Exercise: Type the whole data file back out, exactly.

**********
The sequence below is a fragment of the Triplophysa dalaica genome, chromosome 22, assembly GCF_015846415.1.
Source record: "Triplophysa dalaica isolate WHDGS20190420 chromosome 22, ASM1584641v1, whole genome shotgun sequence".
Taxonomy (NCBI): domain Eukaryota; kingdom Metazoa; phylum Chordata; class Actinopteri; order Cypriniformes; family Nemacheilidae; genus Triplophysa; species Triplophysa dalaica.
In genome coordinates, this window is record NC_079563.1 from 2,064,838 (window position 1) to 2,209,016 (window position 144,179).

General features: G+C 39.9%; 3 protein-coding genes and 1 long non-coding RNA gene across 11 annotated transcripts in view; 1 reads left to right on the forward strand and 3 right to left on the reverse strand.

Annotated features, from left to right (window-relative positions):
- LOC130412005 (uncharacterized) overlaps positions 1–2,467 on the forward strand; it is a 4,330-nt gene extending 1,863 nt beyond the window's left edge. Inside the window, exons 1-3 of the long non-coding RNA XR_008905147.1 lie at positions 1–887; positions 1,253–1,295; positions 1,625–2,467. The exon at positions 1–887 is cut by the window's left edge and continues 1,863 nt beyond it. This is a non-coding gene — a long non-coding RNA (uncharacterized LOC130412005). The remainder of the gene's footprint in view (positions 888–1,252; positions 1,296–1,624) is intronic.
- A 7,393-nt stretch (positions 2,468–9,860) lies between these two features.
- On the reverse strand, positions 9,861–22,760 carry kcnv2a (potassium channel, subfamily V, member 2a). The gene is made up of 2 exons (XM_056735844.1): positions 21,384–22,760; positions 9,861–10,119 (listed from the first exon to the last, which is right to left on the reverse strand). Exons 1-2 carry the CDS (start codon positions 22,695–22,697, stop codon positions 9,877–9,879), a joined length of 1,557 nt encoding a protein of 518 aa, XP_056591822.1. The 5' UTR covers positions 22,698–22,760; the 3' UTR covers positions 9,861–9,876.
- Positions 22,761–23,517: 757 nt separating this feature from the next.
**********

The sequence below is a fragment of the Triplophysa dalaica genome, chromosome 22, assembly GCF_015846415.1.
Source record: "Triplophysa dalaica isolate WHDGS20190420 chromosome 22, ASM1584641v1, whole genome shotgun sequence".
Taxonomy (NCBI): domain Eukaryota; kingdom Metazoa; phylum Chordata; class Actinopteri; order Cypriniformes; family Nemacheilidae; genus Triplophysa; species Triplophysa dalaica.
In genome coordinates, this window is record NC_079563.1 from 2,064,838 (window position 1) to 2,209,016 (window position 144,179).

General features: G+C 39.9%; 3 protein-coding genes and 1 long non-coding RNA gene across 11 annotated transcripts in view; 1 reads left to right on the forward strand and 3 right to left on the reverse strand.

Annotated features, from left to right (window-relative positions):
- LOC130412005 (uncharacterized) overlaps positions 1–2,467 on the forward strand; it is a 4,330-nt gene extending 1,863 nt beyond the window's left edge. Inside the window, exons 1-3 of the long non-coding RNA XR_008905147.1 lie at positions 1–887; positions 1,253–1,295; positions 1,625–2,467. The exon at positions 1–887 is cut by the window's left edge and continues 1,863 nt beyond it. This is a non-coding gene — a long non-coding RNA (uncharacterized LOC130412005). The remainder of the gene's footprint in view (positions 888–1,252; positions 1,296–1,624) is intronic.
- A 7,393-nt stretch (positions 2,468–9,860) lies between these two features.
- On the reverse strand, positions 9,861–22,760 carry kcnv2a (potassium channel, subfamily V, member 2a). The gene is made up of 2 exons (XM_056735844.1): positions 21,384–22,760; positions 9,861–10,119 (listed from the first exon to the last, which is right to left on the reverse strand). Exons 1-2 carry the CDS (start codon positions 22,695–22,697, stop codon positions 9,877–9,879), a joined length of 1,557 nt encoding a protein of 518 aa, XP_056591822.1. The 5' UTR covers positions 22,698–22,760; the 3' UTR covers positions 9,861–9,876.
- Positions 22,761–23,517: 757 nt separating this feature from the next.